Fig. 1: Waterfall plots demonstrating the efficacy of belotecan and topotecan monotherapy in patients with sensitive-relapsed SCLC.
figure 1

Maximum percentage changes in tumour size (sum of the longest diameters of target-lesions) from baseline, in topotecan (a) and belotecan (b) groups. Colours indicate best overall responses determined from the start of treatment until disease progression/recurrence. p values were obtained from Chi-square tests for comparisons of ORR and DCR between groups.

Fig. 2: Survival curves for belotecan and topotecan.
figure 2

Kaplan–Meier curves showing a PFS and b OS for belotecan and topotecan groups. p values were obtained from log-rank tests for comparisons of PFS and OS between groups. Vertical dashed line indicates 1-year OS rate. ORR objective response rate, DCR disease control rate, PFS progression-free disease, OS overall survival.

Throughout the 7-year study, there were 126 documented deaths, and 22 patients with censored OS data (Fig. 2b), including seven patients who were lost to follow-up (belotecan vs. topotecan: n = 2 vs. n = 5) and 15 patients who were still alive (belotecan vs. topotecan: n = 9 vs. n = 6). The OS benefit of belotecan was particularly strong in the following patient subgroups: age <65 years, ED (either at diagnosis or enrolment), earlier relapse (time to relapse: 3–6 months), poorer performance status (ECOG PS 1 or 2), and RDI <85% (Fig. 3). Neither belotecan nor topotecan showed superior PFS in any subgroups (data not shown).

Fig. 3: Forest plot showing HR of belotecan relative to topotecan for OS in different subgroups.
figure 3

HR (95% CI) < 1 indicates significantly longer survival in the belotecan group than in the topotecan group. Dagger indicates that patients with symptomatic brain metastasis within 3 months prior to study entry were excluded from this study. HR hazard ratio, ECOG PS Eastern Cooperative Oncology Group performance status, LD limited-stage disease, ED extensive-stage disease, RDI relative dose intensity.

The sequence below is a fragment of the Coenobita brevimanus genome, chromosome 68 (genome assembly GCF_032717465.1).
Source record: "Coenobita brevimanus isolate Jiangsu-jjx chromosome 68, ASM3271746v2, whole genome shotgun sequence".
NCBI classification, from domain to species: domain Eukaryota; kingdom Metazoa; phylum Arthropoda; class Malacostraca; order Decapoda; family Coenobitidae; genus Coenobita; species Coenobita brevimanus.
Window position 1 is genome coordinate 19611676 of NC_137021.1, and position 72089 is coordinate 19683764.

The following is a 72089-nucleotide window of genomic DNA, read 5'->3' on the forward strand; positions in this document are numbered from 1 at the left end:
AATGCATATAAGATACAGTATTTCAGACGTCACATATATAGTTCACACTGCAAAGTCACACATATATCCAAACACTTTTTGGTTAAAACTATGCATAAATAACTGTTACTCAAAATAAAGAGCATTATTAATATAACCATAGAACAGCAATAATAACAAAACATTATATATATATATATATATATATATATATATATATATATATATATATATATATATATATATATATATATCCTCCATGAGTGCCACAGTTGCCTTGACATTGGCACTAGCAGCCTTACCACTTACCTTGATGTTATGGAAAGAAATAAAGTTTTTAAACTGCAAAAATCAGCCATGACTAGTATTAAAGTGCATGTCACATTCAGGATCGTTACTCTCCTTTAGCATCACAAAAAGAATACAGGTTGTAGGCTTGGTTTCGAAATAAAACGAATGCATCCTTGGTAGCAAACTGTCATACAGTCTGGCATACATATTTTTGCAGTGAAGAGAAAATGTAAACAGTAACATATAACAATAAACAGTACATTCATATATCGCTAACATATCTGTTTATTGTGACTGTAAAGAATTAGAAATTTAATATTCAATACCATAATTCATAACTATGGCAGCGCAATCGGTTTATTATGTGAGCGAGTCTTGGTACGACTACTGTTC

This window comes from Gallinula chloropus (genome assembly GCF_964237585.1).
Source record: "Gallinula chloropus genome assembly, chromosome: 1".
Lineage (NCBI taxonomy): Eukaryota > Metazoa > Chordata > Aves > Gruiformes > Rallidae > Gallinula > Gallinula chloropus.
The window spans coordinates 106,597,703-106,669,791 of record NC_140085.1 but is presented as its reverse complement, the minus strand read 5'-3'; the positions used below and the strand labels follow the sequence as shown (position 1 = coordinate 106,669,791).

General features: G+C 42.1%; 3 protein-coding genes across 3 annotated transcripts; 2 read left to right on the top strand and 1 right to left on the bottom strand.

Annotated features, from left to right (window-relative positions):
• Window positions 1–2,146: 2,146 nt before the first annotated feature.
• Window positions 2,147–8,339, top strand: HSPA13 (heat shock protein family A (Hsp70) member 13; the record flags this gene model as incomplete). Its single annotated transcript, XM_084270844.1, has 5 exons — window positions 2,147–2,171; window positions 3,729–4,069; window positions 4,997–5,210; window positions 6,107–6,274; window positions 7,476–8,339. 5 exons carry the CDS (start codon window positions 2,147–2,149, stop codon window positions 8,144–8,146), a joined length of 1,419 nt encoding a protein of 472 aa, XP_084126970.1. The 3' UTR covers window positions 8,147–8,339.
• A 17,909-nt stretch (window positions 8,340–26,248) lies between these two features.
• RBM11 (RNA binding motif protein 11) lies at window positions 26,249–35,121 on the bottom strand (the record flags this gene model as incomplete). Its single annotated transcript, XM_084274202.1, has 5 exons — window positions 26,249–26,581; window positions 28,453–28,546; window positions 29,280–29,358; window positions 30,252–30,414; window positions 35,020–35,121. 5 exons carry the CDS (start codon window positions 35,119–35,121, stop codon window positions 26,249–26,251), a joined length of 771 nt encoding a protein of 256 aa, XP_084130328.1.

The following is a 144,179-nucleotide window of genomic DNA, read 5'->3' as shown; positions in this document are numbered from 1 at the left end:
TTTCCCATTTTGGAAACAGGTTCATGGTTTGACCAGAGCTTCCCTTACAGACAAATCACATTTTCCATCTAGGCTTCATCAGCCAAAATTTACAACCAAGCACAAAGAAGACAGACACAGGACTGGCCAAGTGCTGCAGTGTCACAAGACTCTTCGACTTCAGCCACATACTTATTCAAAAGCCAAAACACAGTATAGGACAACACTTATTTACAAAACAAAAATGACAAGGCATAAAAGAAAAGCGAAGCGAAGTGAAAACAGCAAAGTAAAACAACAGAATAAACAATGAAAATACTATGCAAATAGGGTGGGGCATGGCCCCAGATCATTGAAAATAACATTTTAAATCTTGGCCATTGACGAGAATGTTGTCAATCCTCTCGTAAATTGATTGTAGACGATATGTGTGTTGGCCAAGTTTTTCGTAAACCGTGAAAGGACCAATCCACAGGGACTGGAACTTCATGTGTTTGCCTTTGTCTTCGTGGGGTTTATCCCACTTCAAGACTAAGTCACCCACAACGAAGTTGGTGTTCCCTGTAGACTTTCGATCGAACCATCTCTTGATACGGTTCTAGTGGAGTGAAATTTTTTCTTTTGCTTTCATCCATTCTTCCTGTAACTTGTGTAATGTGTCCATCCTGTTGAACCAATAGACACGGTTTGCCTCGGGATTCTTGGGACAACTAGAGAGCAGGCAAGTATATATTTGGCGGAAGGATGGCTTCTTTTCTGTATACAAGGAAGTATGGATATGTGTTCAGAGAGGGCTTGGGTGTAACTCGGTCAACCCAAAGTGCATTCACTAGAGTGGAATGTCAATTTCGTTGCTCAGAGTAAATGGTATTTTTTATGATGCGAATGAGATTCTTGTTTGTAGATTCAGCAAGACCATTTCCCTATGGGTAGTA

Prognostic factors

Among the 148 patients included for prognostic factor analysis (efficacy data set; Table 2), the independent risk factors for PFS were earlier relapse (time to relapse: 3–6 months; Cox regression, HR = 1.65 and p = 0.004) and lower RDI (RDI < 85%; Cox regression, HR = 1.48 and p = 0.024). Belotecan was an independent protective factor (Cox regression, HR = 0.69 and p = 0.045) for OS. Earlier relapse, lower baseline Hb (<12 g/dL), and an ECOG PS of 2 were independent risk factors (Cox regression, HR = 2.07, 1.36, and 7.22, respectively, all p values < 0.05). Subgroup analysis showed that lower baseline Hb was associated with shorter OS only in patients with ED-SCLC (stratified Cox regression, p = 0.018), but not in patients with LD-SCLC.

Table 2 Stepwise Cox regression analyses for prognostic factors.


The incidence of all grade AEs and grade 3/4 AEs did not differ between treatments (safety data set; Table 3). In both groups, the large majority of patients experienced grade 3/4 AEs, the most common being haematological disorders (≥10%), such as neutropenia, thrombocytopenia, and anaemia. Over 40% of patients in the belotecan group experienced serious AEs (n = 33) compared to ~50% of patients in the topotecan group (n = 43). Of note, 20% more patients with RDI < 85% in the topotecan group experienced serious AEs than their counterparts in the belotecan group (59% vs. 38%; Chi-square test, p = 0.048) (Table 3). One grade 5 AE (death from pneumonia) in the belotecan group was determined to be treatment related.

Table 3 Adverse events in patients in the safety data set.


This is the first randomised clinical trial to compare the efficacy and safety of belotecan vs. topotecan in SCLC patients. Dozens of randomised clinical trials have been conducted in an effort to discover safe and effective alternatives to the current standard second-line treatment, topotecan (Supplementary Table S4). However, no experimental drug has been reported to surpass topotecan for both efficacy and safety. Emerging and revolutionary cancer immunotherapies such as PD-L1 and PD-1 inhibitors have recently gained FDA approval as third-line treatments for metastatic SCLC. Combinations of PD-1 or CTLA-4 inhibitors with standard treatment have the potential to be first-line treatments for ED-SCLC,10 but the performance of immunotherapies as second-line or maintenance treatments has proven to be inadequate.11,12